ATHENS (Reuters) – A bid by Greece to rescind pension cuts mandated for next year remains on hold after its international creditors withheld instant approval during their first post-bailout inspection of the country’s finances, which ended on Friday.
Greece emerged from the biggest economic rescue in history in late August after almost nine years of austerity. It still owes billions, and remains under monitoring by the European Union and International Monetary Fund to ensure it does not deviate from fiscal targets.
Government data released on Friday showed it easily beat its primary budget surplus target in the eight months to August.
Athens argues it has enough leeway to unwind cuts in pensions of up to 18 percent that are scheduled to kick in from January, while maintaining the healthy surplus its lenders say it needs in order to keep its finances on a sustainable trajectory.
But one EU source said it was too early for the lenders to approve such a move.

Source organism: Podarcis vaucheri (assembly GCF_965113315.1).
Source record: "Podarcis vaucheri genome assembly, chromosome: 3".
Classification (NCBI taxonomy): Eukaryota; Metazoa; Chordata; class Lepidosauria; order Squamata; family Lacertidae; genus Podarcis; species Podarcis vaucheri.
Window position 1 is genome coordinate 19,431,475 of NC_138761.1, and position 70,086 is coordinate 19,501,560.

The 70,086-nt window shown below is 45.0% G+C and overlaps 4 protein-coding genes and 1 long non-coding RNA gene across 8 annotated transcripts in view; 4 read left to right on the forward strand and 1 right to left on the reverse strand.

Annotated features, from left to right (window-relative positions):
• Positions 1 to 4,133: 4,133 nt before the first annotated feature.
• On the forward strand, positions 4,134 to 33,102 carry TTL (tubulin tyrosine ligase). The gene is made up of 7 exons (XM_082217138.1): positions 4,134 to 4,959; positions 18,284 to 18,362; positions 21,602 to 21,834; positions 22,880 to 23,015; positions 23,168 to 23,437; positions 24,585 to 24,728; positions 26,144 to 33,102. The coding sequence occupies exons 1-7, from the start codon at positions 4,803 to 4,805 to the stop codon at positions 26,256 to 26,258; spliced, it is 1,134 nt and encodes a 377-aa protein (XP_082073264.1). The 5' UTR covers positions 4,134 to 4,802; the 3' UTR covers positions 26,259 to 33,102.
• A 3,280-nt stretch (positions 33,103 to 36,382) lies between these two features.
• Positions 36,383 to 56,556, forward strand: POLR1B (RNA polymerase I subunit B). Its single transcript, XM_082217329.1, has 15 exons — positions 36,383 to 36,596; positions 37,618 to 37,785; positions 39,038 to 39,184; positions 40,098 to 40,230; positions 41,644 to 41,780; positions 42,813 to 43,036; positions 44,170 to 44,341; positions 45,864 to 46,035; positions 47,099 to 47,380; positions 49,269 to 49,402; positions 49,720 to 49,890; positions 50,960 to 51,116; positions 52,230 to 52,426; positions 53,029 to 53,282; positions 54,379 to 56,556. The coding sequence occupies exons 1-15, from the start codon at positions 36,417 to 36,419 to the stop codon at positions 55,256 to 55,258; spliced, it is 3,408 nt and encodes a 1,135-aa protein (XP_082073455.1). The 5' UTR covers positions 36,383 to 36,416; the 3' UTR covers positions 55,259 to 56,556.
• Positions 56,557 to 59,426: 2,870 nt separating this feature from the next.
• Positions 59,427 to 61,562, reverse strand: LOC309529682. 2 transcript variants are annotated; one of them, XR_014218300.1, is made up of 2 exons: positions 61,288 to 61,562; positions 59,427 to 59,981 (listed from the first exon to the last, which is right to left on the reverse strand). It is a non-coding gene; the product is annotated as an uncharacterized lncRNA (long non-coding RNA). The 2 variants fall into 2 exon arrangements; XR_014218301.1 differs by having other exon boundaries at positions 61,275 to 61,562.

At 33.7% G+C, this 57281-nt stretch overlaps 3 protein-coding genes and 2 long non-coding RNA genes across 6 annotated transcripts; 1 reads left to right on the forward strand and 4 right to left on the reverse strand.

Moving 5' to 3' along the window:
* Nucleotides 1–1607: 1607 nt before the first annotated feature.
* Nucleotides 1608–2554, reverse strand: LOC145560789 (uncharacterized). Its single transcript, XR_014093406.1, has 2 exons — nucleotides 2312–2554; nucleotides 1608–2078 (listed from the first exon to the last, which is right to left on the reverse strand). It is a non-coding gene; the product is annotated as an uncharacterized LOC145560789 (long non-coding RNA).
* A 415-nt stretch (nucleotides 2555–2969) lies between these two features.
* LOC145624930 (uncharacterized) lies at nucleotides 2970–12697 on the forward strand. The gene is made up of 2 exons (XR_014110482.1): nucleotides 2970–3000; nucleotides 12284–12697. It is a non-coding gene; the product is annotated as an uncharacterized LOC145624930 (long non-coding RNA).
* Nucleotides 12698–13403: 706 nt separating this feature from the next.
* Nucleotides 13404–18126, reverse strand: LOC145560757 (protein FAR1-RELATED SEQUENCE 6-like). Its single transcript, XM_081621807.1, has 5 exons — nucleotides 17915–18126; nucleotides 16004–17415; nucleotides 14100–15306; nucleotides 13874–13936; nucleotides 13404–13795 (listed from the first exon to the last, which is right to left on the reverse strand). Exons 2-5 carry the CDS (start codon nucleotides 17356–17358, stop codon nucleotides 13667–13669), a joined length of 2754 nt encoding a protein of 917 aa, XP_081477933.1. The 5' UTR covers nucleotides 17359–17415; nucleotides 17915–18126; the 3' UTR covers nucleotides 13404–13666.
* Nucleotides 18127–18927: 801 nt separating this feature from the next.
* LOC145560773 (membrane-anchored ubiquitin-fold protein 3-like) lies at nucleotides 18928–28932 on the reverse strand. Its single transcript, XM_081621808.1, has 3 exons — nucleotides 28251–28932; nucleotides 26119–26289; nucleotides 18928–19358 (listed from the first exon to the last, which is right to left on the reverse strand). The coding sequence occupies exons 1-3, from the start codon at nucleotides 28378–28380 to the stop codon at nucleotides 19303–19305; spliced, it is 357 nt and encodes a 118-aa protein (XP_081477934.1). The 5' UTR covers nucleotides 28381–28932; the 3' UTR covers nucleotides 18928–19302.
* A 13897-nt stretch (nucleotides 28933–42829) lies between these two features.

“Fundamentally, nothing has changed, given that this first post-programme mission in Athens was to be in listening mode, not to negotiate or decide,” the source said. A second source said “a good deal of work” was still required.
In Brussels, the European Commission said Athens should deliver on its fiscal promises first.
Asked at a news briefing if Greece was free to forego the planned pensions cuts, Commission spokesman Alexander Winterstein replied: “Pacta sunt servanda” – using a Latin legal term meaning “agreements must be kept”.
Athens has promised to achieve an annual primary surplus – which strips out debt servicing costs – of 3.5 percent
of GDP up to 2022.
With that in mind it legislated pension cuts and tax hikes to take effect in 2019 and 2020.
But Prime Minister Alexis Tsipras – trailing in the polls and keen to shore up his popularity before national elections next year – has said in recent days Greece considered those measures unnecessary since it has been beating its fiscal targets.
Its preference would be to ditch the pension cuts, which Tsipras said would also be contingent on a review of its budget by the European Commission in mid-October.
The eight-month central government primary surplus was 3.14 billion euros ($3.67 billion), finance ministry data showed on Friday, well ahead of a target of 917 million euros.
(Reporting by Lefteris Papadimas, Additional reporting by Jan Strupczewki writing by Michele Kambas; editing by John Stonestreet)